If you’ve never grown your own strawberries, prepare your tastebuds for an adventure – because here’s our planting to harvest guide to strawberries!
Types of Strawberries
When it comes to taste, homegrown strawberries trounce their store-bought counterparts, which are usually picked before they’re really ready. This matters, because fully ripened strawberries have a higher sugar content and a richer aroma, meaning only one thing: more flavor!
Most strawberries fall into two categories: summer-fruiting or June-bearing varieties, which produce their fruits in one go over a few short weeks in early summer, and everbearing or perpetual varieties, which give two smaller harvests – the first in early summer then a second towards the end of summer. And then there are the day-neutral strawberries, which crop on and off throughout the growing season. If you love strawberries, be sure to plant a range of varieties so you can pick fruits over a longer period.
Where to Grow Strawberries
The very best-tasting fruits grow in full sunshine. Pick a sunny, sheltered site in fertile, free-draining soil that’s ideally slightly acidic. You can easily improve soil by digging in lots of organic matter before planting – compost or well-rotted manure is ideal. A general-purpose organic fertilizer will give your new plants an extra boost. Avoid frost-prone spots if you can, so that early flowering varieties aren’t damaged, and don’t plant them where tomatoes, potatoes or chrysanthemums recently grew, because these plants are susceptible to verticillium wilt, a disease that is easily passed on to strawberries.
Strawberries may also be grown in containers, towers and even hanging baskets, making them a fantastically flexible fruit!
How to Plant Strawberries
Pots or plug packs of strawberries are available throughout the growing season, while bare-root plants are usually sold later in the season and again from early spring.
Set the plants about 20 inches (50cm) apart in each direction, using a string line as a guide to give neat, straight rows. The crown of the plant, where the leaves emerge, should sit at soil level. This is easiest with potted strawberries, which can be planted at the same depth they were at in their nursery pots.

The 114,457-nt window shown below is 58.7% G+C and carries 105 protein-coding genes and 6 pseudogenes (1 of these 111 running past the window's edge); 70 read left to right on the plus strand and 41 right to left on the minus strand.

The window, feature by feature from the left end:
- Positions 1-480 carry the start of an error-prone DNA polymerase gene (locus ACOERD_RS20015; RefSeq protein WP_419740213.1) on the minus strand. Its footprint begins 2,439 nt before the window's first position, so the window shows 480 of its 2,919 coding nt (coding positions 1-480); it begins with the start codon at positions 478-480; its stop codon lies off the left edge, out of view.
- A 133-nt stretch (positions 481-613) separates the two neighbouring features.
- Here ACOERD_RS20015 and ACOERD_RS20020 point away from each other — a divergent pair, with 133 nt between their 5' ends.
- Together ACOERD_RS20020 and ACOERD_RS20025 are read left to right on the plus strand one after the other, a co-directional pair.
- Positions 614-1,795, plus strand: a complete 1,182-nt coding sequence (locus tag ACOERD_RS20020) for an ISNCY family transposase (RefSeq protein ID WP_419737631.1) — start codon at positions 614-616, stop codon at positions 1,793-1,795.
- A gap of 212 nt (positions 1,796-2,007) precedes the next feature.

For bare-root strawberries, start by soaking the roots in water for an hour or so to rehydrate them. Remove them from the water then cut back any overly long, straggly roots. Don’t worry, this won’t harm the plant! Now dig a hole big enough to accommodate the roots. Hold the crown up at the right level with one hand then fill the soil back in around the roots with the other before firming into place. Once you’re done, thoroughly water around plants to further settle them in.
Strawberries can be planted into containers much closer together but will need dividing up and replanting after one season to keep them healthy. Use an all-purpose potting soil and make sure the container has drainage holes in the bottom.
Water plants regularly as they establish and during dry spells. Try to avoid wetting the leaves when you water, to reduce the risk of disease. Container-grown strawberries are likely to need watering more often as the potting soil can quickly dry out in warm weather.
Strawberries put a lot of effort into swelling their fruits, so top up soil fertility before plants resume growth each spring by tickling in a general-purpose organic fertilizer to replace lost nutrients. Container strawberries will need feeding as often as once a week from the moment they come into flower. Use a liquid fertilizer that’s high in potassium, such as a store-bought tomato feed or homemade comfrey feed, for this.
Tuck a mulch of straw in and around plants from early summer, before the fruits develop. This will help to keep them blemish free, while at the same time slowing weed growth and loss of soil moisture.
In the first year, cut off any runners – long, thin shoots like these – to concentrate the plants’ efforts into fruit production. In future years you can use these to propagate new plants. Check out our video on propagating new strawberry plants from runners to find out how to do this.
Birds love strawberries, just like us, and can make short work of ripening crops if they’re feeling peckish. The best way to keep your harvest safe is to cover plants with a netting that excludes birds but which still allows pollinating insects to pass through. The other threat is a cold snap at the start of the season, when early flowers run the risk of frost damage. Keep an eye on the weather forecast and deploy row covers when frosts threaten while plants are flowering. Remember to remove these covers during the day to give pollinators access.
Slugs can also rasp away at the fruits. Use slug traps filled with beer to attract them away from your plants, or grow them out of harm’s way in containers.
Pick your strawberries when they are fully ripe all over. If you can, pick them on a sunny afternoon, when their flavor will be more concentrated. You can store them in the refrigerator, but this comes at the cost of taste, so leave them at a cool room temperature if possible – after all, it won’t be long before they’re snaffled up!
At the end of season, give plants a tidy up. Remove any straw or strawberry mats, weed through the bed then cut back the old foliage to leave just the fresh new growth right at the center of the plant. Plants should do you proud for at about three seasons, after which it’s time to replace them, planting in fresh soil elsewhere in the garden.
I hope you’ll try growing some strawberries in your own garden – it’s really worth it! Please leave a comment below to tell me what varieties you recommend.